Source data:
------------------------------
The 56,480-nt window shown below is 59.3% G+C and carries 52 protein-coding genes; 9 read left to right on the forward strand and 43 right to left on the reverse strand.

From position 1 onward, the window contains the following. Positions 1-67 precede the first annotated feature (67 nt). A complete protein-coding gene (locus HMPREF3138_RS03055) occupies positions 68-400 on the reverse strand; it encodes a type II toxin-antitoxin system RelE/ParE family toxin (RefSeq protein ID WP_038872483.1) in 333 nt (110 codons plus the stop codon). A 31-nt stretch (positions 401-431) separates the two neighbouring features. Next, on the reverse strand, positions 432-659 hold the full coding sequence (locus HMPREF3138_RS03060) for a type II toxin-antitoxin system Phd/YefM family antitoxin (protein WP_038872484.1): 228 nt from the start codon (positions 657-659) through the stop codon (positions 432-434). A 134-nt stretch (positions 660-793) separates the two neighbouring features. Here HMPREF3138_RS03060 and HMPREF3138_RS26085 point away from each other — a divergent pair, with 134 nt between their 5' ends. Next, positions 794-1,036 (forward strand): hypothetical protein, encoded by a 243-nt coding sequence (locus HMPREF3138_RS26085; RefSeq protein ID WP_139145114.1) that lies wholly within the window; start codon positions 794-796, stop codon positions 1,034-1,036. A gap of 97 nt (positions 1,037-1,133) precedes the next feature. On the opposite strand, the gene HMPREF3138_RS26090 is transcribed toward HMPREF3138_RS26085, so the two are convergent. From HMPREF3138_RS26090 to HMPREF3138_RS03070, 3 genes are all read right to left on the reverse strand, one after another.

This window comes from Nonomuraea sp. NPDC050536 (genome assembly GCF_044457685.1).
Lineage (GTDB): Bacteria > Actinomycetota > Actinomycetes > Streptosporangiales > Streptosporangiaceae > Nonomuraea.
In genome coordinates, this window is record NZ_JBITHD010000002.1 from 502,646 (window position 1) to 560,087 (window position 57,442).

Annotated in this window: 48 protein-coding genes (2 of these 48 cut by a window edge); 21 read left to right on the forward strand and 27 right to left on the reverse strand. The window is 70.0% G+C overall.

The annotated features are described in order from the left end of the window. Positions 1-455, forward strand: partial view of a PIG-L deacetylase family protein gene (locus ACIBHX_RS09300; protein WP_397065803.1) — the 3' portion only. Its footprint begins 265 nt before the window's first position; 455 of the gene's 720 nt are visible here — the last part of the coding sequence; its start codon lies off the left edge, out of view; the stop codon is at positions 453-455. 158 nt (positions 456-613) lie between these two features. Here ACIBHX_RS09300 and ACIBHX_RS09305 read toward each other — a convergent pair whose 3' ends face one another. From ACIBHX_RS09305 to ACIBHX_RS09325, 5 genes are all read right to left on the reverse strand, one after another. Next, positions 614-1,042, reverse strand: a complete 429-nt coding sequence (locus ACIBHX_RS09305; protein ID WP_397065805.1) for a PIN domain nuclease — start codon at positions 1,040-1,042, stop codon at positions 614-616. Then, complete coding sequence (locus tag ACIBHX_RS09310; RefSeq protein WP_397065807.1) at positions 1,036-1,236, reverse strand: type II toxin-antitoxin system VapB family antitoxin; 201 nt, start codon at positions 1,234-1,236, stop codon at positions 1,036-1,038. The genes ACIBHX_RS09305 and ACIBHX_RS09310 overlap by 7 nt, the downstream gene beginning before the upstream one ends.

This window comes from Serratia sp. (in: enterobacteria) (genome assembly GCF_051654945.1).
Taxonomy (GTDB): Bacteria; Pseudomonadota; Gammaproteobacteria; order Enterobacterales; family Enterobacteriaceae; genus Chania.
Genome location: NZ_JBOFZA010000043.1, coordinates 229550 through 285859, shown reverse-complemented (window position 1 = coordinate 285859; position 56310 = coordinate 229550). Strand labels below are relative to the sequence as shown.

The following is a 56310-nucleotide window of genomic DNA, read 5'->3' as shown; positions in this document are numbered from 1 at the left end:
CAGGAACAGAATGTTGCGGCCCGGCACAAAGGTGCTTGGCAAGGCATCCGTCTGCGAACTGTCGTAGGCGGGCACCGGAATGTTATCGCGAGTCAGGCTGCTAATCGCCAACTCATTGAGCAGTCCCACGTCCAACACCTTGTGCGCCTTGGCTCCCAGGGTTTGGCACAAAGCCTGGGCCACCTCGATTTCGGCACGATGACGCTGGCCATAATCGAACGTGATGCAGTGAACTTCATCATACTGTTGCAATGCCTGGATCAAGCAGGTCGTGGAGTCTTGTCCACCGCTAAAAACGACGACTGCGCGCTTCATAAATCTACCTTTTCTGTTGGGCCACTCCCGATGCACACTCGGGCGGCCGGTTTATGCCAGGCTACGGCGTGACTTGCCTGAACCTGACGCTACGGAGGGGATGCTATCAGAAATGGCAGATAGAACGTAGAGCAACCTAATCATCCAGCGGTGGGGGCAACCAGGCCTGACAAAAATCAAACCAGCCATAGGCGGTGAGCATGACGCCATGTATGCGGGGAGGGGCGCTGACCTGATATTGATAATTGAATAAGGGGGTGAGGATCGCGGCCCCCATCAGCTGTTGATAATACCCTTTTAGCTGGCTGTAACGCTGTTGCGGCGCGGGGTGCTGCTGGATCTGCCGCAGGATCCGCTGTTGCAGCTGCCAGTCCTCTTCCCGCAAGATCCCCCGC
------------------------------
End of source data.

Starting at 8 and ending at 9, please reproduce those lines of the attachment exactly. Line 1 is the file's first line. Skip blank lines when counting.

This window comes from Serratia sp. (in: enterobacteria) (genome assembly GCF_051654945.1).
Taxonomy (GTDB): Bacteria; Pseudomonadota; Gammaproteobacteria; order Enterobacterales; family Enterobacteriaceae; genus Chania.